The number N(k) of deals for player number 1 which contain exactly k aces is as follows.

\(\displaystyle N_k = \binom{4}{k}\binom{48}{13-k}\)

The reasoning behind this is as follows: We have to select k from the 4 aces, and 13-k cards from the 48 cards that are no aces. If we do this we get all possible selections with 13 cards that contain exactly k aces.

Finally, the probability in problem 1 is („good cases / all couting cases“)

\(\displaystyle p_1 = \frac{N_2+N_3+N_4}{N_1+N_2+N_3+N_4} \approx 0.3696\)

as computed by EMT with

>function N(k) := bin(4,k)*bin(48,13-k)

This is close enough to our Monte-Carlo simulation.

Note that N(2:4) returns the array [N(2), N(3), N(4)] automatically in a matrix language. This works since the function bin() „maps“ to elements of array arguments. The sum of N(0) to N(4) is the number N of all deals. This allows a simplification with a new insight.

\(\displaystyle p_1 = 1 – \frac{N_1}{N-N_0} = 1 – \frac{a_1}{1-a_0}\)

where a(k)=N(k)/N is the probability to get exactly k aces. Of course, 1-a(0) is the probability got the one or more aces. So the right-hand side is what we expect as the probability for our Problem 1. If you are not as frequentistic as I am you may have come up with this formula immediately.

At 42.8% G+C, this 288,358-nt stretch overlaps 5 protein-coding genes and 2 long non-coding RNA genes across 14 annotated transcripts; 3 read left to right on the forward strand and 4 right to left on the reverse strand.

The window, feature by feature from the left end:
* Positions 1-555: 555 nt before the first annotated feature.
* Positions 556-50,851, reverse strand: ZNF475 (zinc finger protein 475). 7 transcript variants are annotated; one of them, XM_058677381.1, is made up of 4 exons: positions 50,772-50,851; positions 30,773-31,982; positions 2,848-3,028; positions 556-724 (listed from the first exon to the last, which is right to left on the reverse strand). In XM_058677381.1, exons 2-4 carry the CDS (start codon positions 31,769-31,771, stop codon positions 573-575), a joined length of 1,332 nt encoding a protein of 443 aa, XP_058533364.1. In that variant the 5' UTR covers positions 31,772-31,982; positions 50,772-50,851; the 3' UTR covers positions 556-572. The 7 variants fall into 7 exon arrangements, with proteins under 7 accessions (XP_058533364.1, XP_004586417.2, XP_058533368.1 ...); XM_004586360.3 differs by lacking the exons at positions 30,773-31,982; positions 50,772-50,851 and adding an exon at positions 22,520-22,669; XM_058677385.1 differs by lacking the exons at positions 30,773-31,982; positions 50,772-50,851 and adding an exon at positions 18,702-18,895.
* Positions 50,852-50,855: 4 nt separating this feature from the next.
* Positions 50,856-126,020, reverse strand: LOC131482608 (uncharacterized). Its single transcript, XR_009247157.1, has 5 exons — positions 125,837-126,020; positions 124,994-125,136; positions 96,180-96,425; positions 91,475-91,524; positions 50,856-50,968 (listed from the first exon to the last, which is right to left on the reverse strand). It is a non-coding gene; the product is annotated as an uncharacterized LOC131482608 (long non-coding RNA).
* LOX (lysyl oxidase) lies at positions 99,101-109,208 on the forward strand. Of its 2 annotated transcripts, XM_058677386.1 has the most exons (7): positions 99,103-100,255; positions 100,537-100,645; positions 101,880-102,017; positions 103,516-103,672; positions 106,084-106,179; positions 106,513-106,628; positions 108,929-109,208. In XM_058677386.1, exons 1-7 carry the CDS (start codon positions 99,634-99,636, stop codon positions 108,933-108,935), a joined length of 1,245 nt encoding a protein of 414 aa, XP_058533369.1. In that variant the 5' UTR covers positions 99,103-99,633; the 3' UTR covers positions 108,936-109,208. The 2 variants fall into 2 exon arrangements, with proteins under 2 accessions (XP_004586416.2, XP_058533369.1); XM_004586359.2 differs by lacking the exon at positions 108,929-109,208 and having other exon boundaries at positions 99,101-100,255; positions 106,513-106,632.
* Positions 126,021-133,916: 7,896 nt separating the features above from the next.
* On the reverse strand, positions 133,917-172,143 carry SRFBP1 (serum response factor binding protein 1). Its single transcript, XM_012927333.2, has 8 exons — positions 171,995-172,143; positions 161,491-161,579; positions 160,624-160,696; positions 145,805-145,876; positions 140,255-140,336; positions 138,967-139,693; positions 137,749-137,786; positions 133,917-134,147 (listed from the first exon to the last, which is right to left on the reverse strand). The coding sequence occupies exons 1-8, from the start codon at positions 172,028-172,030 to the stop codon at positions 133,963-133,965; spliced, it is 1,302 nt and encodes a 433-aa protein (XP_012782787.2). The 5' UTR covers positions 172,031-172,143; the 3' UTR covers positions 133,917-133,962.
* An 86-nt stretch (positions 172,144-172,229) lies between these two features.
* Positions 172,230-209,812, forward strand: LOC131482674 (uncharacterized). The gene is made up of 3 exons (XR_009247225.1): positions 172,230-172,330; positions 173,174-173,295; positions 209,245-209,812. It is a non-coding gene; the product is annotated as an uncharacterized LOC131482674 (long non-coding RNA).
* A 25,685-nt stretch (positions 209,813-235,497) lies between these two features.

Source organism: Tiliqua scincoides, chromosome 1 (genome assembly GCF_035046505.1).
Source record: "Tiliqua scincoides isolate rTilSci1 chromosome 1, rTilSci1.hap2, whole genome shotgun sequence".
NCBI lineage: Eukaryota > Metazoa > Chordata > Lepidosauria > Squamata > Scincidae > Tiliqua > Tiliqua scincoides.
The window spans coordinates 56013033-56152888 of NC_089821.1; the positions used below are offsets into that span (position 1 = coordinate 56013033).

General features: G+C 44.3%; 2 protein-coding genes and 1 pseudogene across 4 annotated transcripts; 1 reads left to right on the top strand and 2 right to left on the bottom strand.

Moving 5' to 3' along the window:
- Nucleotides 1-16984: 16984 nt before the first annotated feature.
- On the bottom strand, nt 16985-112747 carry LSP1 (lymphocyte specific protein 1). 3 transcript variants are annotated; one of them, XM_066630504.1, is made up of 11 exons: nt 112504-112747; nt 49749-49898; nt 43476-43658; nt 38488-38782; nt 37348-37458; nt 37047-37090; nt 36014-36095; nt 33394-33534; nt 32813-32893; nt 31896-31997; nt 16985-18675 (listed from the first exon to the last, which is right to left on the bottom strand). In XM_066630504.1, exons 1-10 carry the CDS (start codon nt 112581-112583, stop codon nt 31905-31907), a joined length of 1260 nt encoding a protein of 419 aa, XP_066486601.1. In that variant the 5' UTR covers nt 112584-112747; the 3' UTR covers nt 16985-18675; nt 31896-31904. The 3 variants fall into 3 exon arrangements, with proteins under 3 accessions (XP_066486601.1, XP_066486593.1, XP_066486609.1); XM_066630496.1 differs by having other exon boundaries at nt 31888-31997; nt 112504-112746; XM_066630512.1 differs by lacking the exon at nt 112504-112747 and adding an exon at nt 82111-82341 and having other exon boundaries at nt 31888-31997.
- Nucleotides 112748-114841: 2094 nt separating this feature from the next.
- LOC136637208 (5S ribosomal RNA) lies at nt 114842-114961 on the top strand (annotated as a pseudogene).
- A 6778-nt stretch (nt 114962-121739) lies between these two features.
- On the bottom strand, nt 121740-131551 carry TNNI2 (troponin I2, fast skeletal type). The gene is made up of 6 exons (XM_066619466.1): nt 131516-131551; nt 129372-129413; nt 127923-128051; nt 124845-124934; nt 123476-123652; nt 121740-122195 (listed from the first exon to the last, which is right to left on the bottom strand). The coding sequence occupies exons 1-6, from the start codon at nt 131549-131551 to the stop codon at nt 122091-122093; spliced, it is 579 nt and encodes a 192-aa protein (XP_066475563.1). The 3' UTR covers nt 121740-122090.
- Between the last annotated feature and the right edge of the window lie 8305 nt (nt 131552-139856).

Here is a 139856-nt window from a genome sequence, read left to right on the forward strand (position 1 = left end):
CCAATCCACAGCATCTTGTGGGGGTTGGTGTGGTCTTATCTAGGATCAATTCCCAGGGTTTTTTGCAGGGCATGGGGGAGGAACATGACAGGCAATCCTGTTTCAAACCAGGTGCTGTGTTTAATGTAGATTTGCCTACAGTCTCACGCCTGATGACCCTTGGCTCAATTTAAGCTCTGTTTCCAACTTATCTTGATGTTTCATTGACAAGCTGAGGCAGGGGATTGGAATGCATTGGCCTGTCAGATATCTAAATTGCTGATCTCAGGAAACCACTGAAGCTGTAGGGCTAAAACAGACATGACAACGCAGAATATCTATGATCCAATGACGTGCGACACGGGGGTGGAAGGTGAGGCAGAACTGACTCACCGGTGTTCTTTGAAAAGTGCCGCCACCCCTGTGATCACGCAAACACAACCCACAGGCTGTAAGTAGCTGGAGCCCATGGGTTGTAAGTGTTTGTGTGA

Let us tackle the Problem 2 now. This is even easier. We are now only dealing with 51 cards (all but the ace of spades), and we deal only 12 cards. It is easy to count the number of deals with none of the remaining aces. The answer is

\(\displaystyle p_2 = 1 – \frac{\binom{48}{12}}{\binom{51}{12}} \approx 0.56115\)

This should now be obvious (after some thought), and our simulation was close enough to this.

So the probabilities are indeed different. This seems counter-intuitive at first thought. But let us try to find a good argument.

Let us look at the complementary probabilities 1-p(1) and 1-p(2). In both problems, we then have to divide the number of times we have exactly one ace („bad cases“) over the number of times we have at least one ace („all counting cases“). But both numbers change between Problem 1 and 2. The bad cases in Problem 1 are simply 4 times the bad cases in Problem 2. But the counting cases in Problem 1 are less than 4 times the counting cases of Problem 2. It is not 4 times as likely to have any 3 aces than to have the ace of spades plus any two aces. Since the numerator is smaller, 1-p(1) is larger, and p(1) is consequently smaller.